- Copyright: BBC
New Zealand's former Prime Minister Helen Clark says the attack will call for "deep reflection".
Speaking to the New Zealand Herald, she said: "New Zealand is in shock that the things we see on TV from other parts of the world, could happen in peaceful Christchurch.
"There are many unanswered questions in people's minds, but right now the key issue is that we all grieve with the people who have been personally, deeply and tragically hurt by this."
She added that she hoped New Zealand would look at its gun control laws as "while we do have gun control, we can do better."
On Twitter, UN Secretary-General António Guterres has condemned the "shooting of innocent people as they prayed peacefully".
Srinivas Chandrasekharan was with the Bangladesh cricket team when the shooting at the Al Noor mosque started.
"As soon as we reached near the entrance to the mosque, we heard firing, shooting. Then we saw a woman fainting just outside and falling down," he told the BBC’s Hindi service.
"We were going to help her when we saw 10-15 people with bleeding and blood stained clothes running out of the mosque and shouting 'firing'. "It was only then we realised that the firing was happening here."
The team arrived on a bus following a news conference ahead of a now cancelled third Test. "[We] didn't know what we should do. We felt cornered. We were in a state of panic."
The Christchurch mosque attacks were live-streamed on the internet by a man posting online under the name of Brenton Tarrant.
Police said three people were in custody and that a man in his late 20s had been charged with murder.
The Mirror website should not have run footage filmed by the gunman in Christchurch, the publication's group editor says.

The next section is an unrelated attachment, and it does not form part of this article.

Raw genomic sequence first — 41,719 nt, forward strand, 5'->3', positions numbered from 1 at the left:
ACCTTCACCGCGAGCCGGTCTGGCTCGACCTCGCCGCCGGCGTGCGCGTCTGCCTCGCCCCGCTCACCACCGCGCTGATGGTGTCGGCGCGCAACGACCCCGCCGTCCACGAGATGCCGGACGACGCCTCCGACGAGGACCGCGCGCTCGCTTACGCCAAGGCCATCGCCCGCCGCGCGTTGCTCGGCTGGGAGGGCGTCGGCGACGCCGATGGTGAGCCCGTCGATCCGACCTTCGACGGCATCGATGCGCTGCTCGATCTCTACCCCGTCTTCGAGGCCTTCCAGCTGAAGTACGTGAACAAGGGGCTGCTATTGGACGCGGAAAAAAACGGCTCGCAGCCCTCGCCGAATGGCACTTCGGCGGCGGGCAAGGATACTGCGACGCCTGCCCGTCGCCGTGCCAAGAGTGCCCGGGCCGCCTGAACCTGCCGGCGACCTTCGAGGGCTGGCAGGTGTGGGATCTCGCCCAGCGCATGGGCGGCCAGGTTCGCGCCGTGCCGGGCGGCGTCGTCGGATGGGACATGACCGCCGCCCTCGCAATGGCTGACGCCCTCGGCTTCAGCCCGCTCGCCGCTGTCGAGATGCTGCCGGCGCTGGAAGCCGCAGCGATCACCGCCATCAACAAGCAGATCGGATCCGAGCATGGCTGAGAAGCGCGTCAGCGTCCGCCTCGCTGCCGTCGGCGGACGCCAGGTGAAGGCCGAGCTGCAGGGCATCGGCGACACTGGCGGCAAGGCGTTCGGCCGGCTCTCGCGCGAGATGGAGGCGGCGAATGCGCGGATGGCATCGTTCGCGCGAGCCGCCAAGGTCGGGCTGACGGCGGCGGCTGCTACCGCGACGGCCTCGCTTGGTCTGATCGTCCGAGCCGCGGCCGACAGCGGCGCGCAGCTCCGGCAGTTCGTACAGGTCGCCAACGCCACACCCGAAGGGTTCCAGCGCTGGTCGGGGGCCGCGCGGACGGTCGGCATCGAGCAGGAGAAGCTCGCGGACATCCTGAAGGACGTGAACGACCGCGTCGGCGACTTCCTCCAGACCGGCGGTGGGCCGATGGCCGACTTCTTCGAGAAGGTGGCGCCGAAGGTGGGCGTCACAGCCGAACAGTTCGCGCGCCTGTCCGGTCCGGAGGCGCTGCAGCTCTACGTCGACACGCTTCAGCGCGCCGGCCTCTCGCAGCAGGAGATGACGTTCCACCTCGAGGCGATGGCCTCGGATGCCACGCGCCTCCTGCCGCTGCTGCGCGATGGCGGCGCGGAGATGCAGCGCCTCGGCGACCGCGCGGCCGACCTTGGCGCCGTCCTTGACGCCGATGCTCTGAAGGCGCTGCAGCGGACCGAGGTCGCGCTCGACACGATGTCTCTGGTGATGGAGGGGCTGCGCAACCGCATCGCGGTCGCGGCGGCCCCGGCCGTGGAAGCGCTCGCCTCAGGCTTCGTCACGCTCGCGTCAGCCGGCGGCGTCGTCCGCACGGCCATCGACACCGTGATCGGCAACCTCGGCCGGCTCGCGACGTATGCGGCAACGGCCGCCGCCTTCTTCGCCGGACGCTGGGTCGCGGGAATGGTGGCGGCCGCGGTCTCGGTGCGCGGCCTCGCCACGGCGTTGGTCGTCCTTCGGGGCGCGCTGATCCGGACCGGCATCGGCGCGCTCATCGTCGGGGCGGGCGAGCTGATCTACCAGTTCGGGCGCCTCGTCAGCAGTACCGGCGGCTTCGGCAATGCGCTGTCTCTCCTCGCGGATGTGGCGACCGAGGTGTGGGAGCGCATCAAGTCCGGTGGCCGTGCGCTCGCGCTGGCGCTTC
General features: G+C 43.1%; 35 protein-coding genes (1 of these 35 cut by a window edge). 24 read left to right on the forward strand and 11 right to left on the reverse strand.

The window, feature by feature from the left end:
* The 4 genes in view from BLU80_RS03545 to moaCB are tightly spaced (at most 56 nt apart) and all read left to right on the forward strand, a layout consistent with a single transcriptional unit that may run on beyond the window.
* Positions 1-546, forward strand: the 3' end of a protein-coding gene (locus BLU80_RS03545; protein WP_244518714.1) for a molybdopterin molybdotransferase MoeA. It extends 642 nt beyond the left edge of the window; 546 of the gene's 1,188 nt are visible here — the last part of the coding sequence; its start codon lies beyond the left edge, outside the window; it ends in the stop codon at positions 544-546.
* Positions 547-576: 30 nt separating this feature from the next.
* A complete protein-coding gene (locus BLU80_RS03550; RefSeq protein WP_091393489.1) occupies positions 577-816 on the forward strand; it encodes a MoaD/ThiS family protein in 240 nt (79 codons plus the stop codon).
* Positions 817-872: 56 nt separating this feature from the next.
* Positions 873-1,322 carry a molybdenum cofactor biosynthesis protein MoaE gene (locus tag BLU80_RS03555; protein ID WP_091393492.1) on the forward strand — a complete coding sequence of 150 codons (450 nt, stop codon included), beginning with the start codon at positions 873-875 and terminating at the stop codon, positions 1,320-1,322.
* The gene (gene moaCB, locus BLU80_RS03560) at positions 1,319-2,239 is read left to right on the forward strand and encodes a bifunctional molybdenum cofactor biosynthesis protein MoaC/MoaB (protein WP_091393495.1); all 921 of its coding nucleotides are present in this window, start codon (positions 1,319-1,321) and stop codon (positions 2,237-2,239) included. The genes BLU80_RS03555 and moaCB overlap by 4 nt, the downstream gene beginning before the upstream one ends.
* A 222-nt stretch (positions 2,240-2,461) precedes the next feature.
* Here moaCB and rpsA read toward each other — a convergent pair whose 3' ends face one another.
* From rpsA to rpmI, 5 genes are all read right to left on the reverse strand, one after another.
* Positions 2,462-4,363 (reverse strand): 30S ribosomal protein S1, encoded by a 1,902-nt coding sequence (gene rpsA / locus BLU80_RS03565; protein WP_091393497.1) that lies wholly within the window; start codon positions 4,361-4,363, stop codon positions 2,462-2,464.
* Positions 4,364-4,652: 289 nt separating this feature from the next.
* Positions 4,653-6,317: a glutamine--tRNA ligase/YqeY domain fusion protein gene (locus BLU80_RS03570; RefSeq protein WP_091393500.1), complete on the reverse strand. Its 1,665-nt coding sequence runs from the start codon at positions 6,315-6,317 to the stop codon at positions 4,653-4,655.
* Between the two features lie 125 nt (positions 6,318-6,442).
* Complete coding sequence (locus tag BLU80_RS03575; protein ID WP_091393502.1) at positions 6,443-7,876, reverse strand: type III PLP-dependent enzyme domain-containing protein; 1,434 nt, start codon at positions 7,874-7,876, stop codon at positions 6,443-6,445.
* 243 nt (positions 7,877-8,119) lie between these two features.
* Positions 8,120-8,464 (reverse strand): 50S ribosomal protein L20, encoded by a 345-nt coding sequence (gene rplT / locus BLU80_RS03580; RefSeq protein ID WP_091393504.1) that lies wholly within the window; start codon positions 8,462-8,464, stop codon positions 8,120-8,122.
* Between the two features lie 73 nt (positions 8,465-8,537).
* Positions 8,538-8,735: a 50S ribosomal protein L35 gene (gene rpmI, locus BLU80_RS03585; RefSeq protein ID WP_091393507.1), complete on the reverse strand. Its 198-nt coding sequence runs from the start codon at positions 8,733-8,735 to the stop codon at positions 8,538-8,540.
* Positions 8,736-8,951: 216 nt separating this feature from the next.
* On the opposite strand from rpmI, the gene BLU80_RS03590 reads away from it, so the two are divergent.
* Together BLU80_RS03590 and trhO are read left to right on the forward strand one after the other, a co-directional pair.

In a tweet, he says it is "not in line with our policy relating to terrorist propaganda videos".
The video has since been removed from the site of the UK newspaper, he said.
A spokeswoman for the UK prime minister had urged all media companies to remove terrorist content from their sites.
The Duke and Duchess of Cambridge have issued a joint statement with the Duke and Duchess of Sussex describing the attack as "senseless" and "horrifying."
"Our hearts go out to the families and friends of the people who lost their lives in the devastating attack in Christchurch," they said.
"We have all been fortunate to spend time in Christchurch and have felt the warm, open-hearted and generous spirit that is core to its remarkable people. No person should ever have to fear attending a sacred place of worship.
"This senseless attack is an affront to the people of Christchurch and New Zealand, and the broader Muslim community. It is a horrifying assault on a way of life that embodies decency, community, and friendship.
"We send our thoughts and prayers to everyone in New Zealand today. Kia Kaha," they added, using a Maori expression which means "stay strong".
The New York Police Department has sent extra officers to mosques during morning prayers on Friday.
It said on Twitter: "The NYPD is committed to the safety of all houses of worship, and the freedom to practice your religion freely without any fear."
If you're just joining us, here's a recap of what we know about the shootings in Christchurch, New Zealand:
- Forty-nine people have been killed and at least 20 wounded in shootings at two mosques
- The attack happened at a time when people were gathered for Friday prayers and was the deadliest in the nation's history
- A man in his late 20s was charged with murder and will appear in court on Saturday morning
- Prime Minister Jacinda Ardern said this was a terrorist attack and one of New Zealand's "darkest days"
- Security has been stepped up around mosques in several cities around the world
German Chancellor Angela Merkel said this was a "perfidious assault on people praying in a place of worship".
She added it was "an attack directed against Muslims but it is also an attack on New Zealand's democracy and the open and tolerant society".